SHIP ISLAND, Miss. (WLOX) - It’s been a long time since Ship Island has been whole, and it has not been easy.
Justin McDonald is program manager of the Mississippi Coastal Improvements program overseeing the project.
“It’s a huge operation,” he said. “It’s the second-largest restoration project in the history of the National Park Service only behind the Florida Everglades. So, it’s a really big accomplishment for the Army Corps of Engineers, the National Park Service and a really big thing for the folks in the state of Mississippi.”
The $400 million project that is pumping millions of cubic yards of sand is a joint effort between the Army Corps of Engineers and the National Park Service. It is connecting the 3.5-mile cut originally created by Hurricane Camille and widened by Hurricane Katrina.
People may look at the sand beach and think nothing of it. In fact, they make take it for granted in years to come. However, it took a long time to build this 500-foot wide sand beach that’s 5 feet tall, and it means so much more than just connected East Ship Island to West Ship Island.
It’s good news for the economy, ecology and protection of our coastline.
Gulfport Mayor Billy Hewes is also on the National Park System's advisory board.
“Understanding the significance of this island chain and what it does for us, it gives us an opportunity to educate folks, make it more accessible to people and still have the benefit of shoreline protection and estuary development,” he said.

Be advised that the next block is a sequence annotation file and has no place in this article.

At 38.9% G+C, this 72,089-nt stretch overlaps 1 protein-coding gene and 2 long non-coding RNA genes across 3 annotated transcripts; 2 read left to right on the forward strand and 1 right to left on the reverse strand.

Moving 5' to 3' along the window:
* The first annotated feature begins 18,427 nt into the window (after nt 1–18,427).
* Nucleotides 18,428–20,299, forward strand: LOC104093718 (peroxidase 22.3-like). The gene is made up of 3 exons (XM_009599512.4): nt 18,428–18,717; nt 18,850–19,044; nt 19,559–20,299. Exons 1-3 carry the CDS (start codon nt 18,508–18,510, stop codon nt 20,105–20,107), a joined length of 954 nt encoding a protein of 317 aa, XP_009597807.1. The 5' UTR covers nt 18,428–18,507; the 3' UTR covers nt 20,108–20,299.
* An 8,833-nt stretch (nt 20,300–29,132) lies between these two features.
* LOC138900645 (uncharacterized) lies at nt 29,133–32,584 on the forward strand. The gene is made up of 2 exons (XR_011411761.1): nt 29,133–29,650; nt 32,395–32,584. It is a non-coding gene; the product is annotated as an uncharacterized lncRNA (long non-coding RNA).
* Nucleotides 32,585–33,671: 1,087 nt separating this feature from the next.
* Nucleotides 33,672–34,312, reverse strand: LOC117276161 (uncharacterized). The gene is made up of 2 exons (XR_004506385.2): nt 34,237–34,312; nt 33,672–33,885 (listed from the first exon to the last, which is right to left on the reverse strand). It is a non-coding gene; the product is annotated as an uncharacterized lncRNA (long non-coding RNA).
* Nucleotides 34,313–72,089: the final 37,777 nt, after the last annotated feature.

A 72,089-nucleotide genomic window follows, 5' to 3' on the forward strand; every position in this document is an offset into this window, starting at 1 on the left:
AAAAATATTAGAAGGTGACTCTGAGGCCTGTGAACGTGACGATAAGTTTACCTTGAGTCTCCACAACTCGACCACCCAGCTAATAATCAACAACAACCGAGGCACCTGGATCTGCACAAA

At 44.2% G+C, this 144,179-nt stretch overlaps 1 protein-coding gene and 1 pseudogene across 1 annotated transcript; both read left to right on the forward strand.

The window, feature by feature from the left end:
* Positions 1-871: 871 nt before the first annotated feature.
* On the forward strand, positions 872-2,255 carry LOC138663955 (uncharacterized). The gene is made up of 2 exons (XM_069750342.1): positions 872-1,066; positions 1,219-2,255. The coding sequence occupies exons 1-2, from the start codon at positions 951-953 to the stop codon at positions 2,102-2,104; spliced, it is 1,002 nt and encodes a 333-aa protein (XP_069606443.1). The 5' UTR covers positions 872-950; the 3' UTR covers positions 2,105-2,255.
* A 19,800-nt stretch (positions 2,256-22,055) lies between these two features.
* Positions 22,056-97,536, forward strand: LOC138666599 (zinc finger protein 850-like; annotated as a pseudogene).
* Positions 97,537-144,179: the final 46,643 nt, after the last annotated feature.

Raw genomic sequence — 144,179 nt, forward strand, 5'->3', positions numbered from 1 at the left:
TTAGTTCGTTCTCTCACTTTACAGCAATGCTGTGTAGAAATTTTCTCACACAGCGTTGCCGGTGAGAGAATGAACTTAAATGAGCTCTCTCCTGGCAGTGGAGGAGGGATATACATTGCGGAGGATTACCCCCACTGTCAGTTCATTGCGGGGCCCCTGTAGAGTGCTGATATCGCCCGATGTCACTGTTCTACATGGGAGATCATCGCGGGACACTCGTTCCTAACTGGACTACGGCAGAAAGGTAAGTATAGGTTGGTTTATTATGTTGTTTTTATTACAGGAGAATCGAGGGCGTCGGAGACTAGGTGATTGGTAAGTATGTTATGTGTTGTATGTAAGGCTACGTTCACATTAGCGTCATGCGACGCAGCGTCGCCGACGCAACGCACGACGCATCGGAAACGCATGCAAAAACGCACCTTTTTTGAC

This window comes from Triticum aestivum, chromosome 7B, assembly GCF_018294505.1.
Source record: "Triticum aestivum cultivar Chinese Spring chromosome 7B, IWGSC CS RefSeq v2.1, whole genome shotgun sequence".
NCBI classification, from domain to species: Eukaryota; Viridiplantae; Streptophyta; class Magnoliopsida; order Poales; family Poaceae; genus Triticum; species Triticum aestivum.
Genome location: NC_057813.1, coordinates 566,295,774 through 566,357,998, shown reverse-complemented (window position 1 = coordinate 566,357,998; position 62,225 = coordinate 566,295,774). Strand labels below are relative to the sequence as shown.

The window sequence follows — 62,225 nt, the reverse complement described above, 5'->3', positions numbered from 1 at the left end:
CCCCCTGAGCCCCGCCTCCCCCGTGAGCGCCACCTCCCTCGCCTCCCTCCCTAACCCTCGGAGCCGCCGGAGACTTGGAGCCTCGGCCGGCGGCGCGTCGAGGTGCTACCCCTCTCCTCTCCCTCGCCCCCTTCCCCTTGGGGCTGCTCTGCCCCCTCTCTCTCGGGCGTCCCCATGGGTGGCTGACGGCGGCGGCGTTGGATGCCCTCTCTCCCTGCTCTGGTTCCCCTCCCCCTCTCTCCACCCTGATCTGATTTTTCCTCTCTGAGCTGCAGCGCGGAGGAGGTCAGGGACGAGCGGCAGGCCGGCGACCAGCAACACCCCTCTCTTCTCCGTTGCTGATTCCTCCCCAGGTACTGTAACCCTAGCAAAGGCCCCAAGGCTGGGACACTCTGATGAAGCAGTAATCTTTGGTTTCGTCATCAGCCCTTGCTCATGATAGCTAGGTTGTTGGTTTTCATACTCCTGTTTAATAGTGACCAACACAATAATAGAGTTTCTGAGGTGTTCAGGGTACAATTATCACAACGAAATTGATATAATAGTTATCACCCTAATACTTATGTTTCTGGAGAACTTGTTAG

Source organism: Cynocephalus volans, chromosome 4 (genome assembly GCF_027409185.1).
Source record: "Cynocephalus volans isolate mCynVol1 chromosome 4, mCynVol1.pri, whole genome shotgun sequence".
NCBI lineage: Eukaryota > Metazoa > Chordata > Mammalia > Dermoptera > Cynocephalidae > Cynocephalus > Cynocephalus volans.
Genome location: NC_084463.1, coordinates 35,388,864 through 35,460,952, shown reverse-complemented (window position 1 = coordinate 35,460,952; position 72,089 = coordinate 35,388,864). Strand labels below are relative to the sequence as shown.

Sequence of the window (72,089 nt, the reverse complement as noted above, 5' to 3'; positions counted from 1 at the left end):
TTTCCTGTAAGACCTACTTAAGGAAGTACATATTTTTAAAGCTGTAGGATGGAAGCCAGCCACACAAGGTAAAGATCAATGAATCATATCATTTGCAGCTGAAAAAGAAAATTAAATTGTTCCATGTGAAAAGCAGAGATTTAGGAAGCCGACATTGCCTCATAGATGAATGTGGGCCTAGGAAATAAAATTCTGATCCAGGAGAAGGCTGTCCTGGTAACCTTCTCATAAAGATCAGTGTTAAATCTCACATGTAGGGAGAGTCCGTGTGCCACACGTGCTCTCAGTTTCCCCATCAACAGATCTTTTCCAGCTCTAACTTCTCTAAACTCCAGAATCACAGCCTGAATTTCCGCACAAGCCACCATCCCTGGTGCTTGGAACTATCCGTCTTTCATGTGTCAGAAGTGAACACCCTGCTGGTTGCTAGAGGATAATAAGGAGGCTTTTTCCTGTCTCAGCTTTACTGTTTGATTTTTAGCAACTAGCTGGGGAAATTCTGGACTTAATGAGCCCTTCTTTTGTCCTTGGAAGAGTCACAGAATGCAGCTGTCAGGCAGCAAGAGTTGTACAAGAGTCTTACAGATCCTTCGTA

The island has been breached before but was able to restore itself, but until this intervention, there hasn’t been enough natural flow of sand that would have fixed the missing piece.
Restoration is huge for the Gulf Islands National Seashore, which draws 5 million people a year, more than Yellowstone.
“People love their islands, love their beaches, love their water,” said Dan Brown, park superintendent with the Gulf Islands National Seashore. “And one of the wonderful things about the National Parks is that they belong to all of us.”
The second phase, which is underway now, will raise the level of sand two more feet and double the width.
That will be finished in March of 2020.
The third and fourth phases to restore the southern shoreline of Eastern side of Ship Island are scheduled to be finished the following fall.